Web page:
The so-called ‘Thalidomide Tragedy” represented the start of strict drug controls through rigorous clinical studies, prior to its commercialization.
From 1957 until its withdrawal in 1963, Thalidomide, which had hardly shown any side effects, was prescribed to women pregnant women to calm the nausea that usually occurs during the first months of pregnancy. The medicine, marketed by the German pharmaceutical Grünenthal GmbH, turned out to be the cause of thousands of babies being born affected by phocomelia (malformations and absence of limbs or very short limbs).
The connection between Thalidomide and these deformities was not immediately established and as a consequence, in the late 1950s and early 1960s, more than 10.000 children in 46 countries were born with deformities.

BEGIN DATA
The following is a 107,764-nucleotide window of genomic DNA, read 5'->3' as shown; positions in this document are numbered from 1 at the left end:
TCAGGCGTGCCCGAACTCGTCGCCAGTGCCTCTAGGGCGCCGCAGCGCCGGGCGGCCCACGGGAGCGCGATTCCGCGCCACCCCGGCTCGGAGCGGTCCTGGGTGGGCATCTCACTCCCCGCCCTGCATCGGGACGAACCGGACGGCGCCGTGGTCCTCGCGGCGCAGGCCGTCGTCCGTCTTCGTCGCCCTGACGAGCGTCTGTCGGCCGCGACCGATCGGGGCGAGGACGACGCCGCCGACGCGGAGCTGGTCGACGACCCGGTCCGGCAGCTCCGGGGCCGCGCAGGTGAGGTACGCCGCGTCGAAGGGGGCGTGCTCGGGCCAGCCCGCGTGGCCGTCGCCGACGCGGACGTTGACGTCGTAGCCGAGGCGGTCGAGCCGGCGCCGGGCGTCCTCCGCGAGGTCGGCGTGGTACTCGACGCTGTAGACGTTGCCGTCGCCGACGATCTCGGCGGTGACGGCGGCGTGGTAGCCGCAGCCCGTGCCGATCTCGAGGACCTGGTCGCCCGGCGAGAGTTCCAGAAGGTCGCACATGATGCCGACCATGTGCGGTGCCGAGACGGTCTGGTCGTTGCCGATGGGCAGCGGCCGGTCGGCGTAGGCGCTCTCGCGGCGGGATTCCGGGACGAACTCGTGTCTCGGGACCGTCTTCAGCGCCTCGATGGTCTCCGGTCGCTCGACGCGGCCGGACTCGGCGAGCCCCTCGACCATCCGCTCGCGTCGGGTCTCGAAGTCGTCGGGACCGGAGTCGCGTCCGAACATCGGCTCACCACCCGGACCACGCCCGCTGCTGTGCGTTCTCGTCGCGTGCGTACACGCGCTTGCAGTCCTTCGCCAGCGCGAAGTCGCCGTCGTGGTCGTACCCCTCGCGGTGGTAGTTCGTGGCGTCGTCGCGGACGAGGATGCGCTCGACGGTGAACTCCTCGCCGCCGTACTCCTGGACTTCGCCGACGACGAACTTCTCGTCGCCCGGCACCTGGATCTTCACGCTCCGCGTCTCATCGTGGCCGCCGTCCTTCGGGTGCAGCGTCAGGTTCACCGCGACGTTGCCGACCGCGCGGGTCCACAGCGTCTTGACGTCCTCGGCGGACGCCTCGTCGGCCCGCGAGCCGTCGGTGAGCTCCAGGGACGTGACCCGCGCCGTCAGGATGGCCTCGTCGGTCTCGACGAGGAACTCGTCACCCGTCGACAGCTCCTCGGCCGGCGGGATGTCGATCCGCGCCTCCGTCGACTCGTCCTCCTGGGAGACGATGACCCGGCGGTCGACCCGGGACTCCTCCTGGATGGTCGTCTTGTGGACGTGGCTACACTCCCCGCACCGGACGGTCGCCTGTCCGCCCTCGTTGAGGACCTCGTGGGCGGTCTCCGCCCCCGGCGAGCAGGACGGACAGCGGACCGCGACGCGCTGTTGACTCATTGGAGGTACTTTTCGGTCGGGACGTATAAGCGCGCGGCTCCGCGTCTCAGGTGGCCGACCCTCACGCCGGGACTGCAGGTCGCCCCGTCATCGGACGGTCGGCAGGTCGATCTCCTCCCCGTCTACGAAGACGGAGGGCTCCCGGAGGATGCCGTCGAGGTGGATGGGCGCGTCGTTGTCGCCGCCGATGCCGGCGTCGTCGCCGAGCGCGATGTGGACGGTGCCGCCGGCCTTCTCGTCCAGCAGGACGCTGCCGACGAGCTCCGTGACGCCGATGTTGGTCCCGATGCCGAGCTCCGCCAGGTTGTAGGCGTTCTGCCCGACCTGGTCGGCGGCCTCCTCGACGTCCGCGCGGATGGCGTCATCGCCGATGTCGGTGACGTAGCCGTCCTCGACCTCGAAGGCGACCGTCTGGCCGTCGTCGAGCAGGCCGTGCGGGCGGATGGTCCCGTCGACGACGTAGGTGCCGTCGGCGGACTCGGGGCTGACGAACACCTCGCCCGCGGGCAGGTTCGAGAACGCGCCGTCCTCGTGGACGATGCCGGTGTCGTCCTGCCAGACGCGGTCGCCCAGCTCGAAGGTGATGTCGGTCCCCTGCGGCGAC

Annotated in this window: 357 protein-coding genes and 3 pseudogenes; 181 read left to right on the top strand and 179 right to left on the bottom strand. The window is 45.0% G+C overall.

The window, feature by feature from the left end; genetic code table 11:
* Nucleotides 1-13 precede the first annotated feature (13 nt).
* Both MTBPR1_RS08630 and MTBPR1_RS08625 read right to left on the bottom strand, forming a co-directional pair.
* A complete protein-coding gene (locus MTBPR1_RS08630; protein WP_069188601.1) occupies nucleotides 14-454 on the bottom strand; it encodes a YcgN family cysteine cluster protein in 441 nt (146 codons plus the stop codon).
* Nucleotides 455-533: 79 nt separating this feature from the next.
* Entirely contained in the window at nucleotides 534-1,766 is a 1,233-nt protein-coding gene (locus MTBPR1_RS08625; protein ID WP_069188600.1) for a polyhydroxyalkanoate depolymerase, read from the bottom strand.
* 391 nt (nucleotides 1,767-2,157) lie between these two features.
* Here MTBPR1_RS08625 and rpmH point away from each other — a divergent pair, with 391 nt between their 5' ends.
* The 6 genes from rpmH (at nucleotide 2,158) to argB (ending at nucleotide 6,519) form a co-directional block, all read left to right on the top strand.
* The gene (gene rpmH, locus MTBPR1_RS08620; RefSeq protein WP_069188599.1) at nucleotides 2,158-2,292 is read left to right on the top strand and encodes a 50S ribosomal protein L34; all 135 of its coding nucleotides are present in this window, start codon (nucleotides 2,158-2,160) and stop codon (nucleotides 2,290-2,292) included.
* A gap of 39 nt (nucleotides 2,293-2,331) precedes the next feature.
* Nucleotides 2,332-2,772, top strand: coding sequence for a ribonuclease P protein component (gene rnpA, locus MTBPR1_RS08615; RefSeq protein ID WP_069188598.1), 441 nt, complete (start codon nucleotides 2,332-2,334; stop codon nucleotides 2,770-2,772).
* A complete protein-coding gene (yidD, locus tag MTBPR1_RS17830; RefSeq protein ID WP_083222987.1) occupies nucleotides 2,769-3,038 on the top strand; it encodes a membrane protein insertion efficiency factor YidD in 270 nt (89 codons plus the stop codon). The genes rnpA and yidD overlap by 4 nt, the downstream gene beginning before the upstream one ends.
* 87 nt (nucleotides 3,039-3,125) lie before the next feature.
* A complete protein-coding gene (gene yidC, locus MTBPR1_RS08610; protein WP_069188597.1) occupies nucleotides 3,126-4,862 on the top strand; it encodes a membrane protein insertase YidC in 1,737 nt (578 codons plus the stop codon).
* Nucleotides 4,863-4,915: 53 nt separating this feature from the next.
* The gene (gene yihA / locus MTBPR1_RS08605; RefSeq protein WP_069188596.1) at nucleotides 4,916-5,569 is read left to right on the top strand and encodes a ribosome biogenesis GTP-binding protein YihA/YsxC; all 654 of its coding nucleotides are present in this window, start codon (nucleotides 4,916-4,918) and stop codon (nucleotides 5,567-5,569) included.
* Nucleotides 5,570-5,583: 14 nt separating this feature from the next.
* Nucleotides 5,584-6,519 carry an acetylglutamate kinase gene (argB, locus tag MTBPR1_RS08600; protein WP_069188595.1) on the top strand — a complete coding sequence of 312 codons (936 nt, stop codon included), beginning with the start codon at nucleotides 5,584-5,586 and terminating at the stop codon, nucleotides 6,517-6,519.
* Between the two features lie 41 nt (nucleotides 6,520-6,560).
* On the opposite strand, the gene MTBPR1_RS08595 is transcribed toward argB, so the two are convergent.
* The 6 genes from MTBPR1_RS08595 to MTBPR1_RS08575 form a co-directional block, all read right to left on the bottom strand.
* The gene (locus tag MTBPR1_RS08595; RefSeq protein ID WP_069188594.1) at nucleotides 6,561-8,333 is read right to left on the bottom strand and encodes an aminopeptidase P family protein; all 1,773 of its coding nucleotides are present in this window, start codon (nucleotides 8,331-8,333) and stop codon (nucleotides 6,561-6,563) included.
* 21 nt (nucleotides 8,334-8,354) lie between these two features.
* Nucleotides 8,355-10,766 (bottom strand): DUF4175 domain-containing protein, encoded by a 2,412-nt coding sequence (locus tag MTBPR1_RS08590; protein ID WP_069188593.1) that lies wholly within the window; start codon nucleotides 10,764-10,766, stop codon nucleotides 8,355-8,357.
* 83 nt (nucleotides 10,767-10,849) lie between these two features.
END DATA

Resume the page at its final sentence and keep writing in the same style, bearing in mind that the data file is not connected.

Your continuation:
The Thalidomide Tragedy highlighted the importance of establishing rigorous protocols for the control of drugs before being marketed. With this objective, regulatory agencies and bodies were created throughout the world and strict rules were introduced in the conduct of clinical trials as the best way to avoid these types of consequences.
Although the history of humanity has always been based on experimentation and ‘trial/error’, we can locate the first clinical trial conducted by a doctor in the s. XVIII, against scurvy, one of the serious problems suffered by the Royal Navy, against which surgeon James Lind decided to experiment by treating a group of affected sailors.
Since then, innumerable tests, experiments, and even tragic events such as the Thalidomide case, which have contributed to the establishment of robust clinical trials, currently considered the best way to assess the safety and efficacy of a drug or a medical device.